Certainly, we are not advocating the abandonment of a core curriculum that defines a veterinary education and hence a veterinarian. Indeed, the core must be biomedical science and comparative medicine in the same way mathematics, physics, and engineering principles are core to an engineering education. Elective tracks that build on the core would accommodate the major fields of veterinary medicine and provide for a much higher entry-level competence in the chosen track. There is no reason for not continuing to offer a general track for those students who intend to enter general or mixed animal practice, but it seems foolish to let this career choice constrain the education of those who wish to focus and excel in other fields.

The Immediate Crises in Food Animal Practice and Public Health

It may be no exaggeration to say that food animal practice is facing a crisis brought on by declining student interest in the field, the need for more sophisticated skills and knowledge to deal with large commercial livestock enterprises (including poultry and fish), and the increased societal concern about related public health and environmental issues. The threat of bioterrorism, experience with foot-and-mouth disease in the United Kingdom and elsewhere, bovine spongiform encephalopathy, avian influenza, Newcastle disease, and outbreaks of exotic fish diseases in aquaculture have underlined the urgency of the problem.

Similarly, the immediate societal need for expertise in veterinary public health has been thwarted by lack of student interest and appropriate curricula to develop competence commensurate with the challenge facing the profession. It is gratifying to see that this problem has been recognized and modest remedial initiatives launched. For example, the AVMA recently endorsed a model veterinary public health/preventive medicine curriculum developed by the American College of Veterinary Preventive Medicine. The entire required program includes 165 hours of lectures and laboratories, with 48 hours of options/electives. It is obvious that this initiative, however laudable, cannot be incorporated into the already overcrowded four-year veterinary curriculum. Despite this limitation, it is a powerful argument in favor of tracking, which is the only way that specific areas of concentration can be implemented. As a first step, it should be immediately possible for most colleges to provide sufficient elective slots that would constitute a form of tracking (streaming). As part of this step, quotas for food animal and public health students would provide a much higher level of competence than is presently possible. Such action might further serve to drive fundamental reform in the culture of our profession.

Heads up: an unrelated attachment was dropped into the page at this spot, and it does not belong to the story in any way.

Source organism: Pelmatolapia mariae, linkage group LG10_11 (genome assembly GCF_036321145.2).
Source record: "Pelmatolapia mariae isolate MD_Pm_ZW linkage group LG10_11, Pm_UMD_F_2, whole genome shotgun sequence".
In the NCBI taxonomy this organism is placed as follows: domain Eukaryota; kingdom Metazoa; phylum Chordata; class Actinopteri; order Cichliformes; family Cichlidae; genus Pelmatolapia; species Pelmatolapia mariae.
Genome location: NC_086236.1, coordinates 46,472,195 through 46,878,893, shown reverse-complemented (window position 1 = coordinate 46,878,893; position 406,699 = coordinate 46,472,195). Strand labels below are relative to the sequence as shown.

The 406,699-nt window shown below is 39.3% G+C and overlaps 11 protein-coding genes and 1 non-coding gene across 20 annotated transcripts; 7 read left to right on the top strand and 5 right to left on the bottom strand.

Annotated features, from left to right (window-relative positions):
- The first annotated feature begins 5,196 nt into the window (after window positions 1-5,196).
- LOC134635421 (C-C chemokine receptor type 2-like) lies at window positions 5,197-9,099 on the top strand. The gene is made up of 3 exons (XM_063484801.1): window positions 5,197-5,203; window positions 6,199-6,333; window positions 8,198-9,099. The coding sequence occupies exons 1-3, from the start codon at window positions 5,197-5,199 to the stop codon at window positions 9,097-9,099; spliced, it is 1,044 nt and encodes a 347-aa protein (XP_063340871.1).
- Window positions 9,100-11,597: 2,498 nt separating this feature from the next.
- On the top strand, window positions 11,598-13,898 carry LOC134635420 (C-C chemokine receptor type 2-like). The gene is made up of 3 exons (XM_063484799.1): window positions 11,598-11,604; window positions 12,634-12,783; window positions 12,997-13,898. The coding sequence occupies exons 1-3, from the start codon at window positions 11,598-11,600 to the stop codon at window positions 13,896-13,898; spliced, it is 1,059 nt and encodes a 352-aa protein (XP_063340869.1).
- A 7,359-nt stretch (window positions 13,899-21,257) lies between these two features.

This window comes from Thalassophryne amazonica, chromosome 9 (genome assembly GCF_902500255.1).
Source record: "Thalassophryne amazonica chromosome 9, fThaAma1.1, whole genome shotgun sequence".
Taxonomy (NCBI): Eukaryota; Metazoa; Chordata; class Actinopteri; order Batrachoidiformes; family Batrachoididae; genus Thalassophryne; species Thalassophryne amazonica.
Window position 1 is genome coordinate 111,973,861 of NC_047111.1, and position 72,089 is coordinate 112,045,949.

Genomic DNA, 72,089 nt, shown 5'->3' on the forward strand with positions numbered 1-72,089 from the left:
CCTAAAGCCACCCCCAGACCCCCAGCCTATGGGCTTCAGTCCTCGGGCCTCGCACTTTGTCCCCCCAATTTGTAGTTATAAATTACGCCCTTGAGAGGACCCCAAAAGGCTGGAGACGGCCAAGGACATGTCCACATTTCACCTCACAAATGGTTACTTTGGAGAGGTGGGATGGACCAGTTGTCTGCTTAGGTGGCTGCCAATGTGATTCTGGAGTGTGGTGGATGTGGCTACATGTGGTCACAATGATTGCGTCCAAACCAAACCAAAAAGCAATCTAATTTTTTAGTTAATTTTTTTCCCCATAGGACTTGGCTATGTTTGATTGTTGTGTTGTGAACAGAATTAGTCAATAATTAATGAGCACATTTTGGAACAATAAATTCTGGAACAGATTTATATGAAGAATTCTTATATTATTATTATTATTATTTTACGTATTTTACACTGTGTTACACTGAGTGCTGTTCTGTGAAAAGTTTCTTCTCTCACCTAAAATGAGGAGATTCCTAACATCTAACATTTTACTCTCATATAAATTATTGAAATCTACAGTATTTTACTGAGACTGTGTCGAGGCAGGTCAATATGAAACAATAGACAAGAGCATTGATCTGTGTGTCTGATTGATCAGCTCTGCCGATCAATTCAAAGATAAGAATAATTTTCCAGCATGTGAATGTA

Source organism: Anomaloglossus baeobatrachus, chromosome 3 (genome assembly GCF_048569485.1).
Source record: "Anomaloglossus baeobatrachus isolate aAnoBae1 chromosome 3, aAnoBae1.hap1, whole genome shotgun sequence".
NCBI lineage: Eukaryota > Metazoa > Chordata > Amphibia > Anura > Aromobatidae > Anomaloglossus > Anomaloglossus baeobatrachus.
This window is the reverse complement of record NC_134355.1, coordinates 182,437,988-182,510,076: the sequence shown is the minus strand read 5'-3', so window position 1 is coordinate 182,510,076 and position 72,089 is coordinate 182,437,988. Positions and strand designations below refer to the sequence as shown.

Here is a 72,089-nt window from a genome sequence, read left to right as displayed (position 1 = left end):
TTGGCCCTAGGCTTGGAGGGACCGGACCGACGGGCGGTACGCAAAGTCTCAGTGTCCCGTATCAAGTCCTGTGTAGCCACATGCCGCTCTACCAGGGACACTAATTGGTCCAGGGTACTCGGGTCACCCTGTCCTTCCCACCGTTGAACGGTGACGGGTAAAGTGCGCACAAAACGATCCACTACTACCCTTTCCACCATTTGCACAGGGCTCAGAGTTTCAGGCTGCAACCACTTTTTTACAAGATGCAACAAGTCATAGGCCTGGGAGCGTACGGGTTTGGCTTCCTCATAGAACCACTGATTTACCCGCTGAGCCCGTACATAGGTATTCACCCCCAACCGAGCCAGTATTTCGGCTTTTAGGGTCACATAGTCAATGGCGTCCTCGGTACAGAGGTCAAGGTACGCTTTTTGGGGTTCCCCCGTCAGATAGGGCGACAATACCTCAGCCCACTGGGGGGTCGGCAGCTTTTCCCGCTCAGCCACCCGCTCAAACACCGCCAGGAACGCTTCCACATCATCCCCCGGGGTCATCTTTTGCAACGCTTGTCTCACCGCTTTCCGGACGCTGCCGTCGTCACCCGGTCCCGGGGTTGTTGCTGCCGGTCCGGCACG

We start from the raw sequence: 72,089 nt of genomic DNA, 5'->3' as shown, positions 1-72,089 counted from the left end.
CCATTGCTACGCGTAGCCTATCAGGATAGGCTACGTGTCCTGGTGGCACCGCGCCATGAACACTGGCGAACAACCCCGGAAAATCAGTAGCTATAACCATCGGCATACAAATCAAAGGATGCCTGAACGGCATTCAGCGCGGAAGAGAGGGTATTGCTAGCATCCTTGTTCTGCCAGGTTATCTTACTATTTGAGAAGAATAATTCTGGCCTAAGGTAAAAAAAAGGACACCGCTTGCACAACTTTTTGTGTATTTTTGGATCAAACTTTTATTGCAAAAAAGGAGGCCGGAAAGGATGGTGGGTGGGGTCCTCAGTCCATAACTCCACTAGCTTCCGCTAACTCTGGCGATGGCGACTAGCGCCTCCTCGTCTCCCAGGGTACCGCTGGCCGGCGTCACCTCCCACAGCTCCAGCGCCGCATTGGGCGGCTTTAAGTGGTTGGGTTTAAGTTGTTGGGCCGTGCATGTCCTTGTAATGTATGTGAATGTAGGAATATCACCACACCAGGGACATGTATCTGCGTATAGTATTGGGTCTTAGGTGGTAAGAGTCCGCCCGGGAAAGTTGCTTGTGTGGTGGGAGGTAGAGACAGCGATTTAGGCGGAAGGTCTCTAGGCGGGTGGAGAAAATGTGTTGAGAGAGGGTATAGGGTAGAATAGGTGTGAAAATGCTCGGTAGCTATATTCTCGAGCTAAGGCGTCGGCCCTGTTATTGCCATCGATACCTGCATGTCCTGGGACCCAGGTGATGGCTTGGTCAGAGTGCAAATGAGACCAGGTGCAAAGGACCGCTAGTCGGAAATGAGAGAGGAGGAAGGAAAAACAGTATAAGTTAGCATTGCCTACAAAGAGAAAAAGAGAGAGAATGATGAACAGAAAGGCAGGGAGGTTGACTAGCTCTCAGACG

The First Steps to Change

Effective reform will require a dynamic partnership between the profession and the academic community. In the final analysis, an organized profession dictates the essential characteristics of a veterinarian through its accreditation, examination, and licensing procedures. The profession cannot in good conscience ignore the present situation. The academic community cannot execute the necessary changes to our profession on its own. We will not be successful unless the profession is unified on this issue; thus, we urge the establishment of an organizational structure that brings together the representatives of the AVMA, Canadian Veterinary Medical Association, state and provincial licensing authorities, and the Association of American Veterinary Medical Colleges. Such a group can begin laying the groundwork for a future in which the profession is always guided by societal need and, in so doing, ensures its ongoing strength and vigor.

  1. Eyre P. Engineering veterinary education. J Vet Med Educ 2002;29:195–200.
  2. Hird D, King LJ, Salman MD, et al. Crisis of lost opportunity—results of a symposium on challenges for animal population health education, Davis, California, May 9–11, 2002. J Vet Med Educ 2002;29:205–209.
  3. Walsh D, ed. Agenda for action. J Vet Med Educ 2003;30:92–190.
  4. Nielsen NO. Will the veterinary profession flourish in the future? J Vet Med Educ 2003;30:301–307.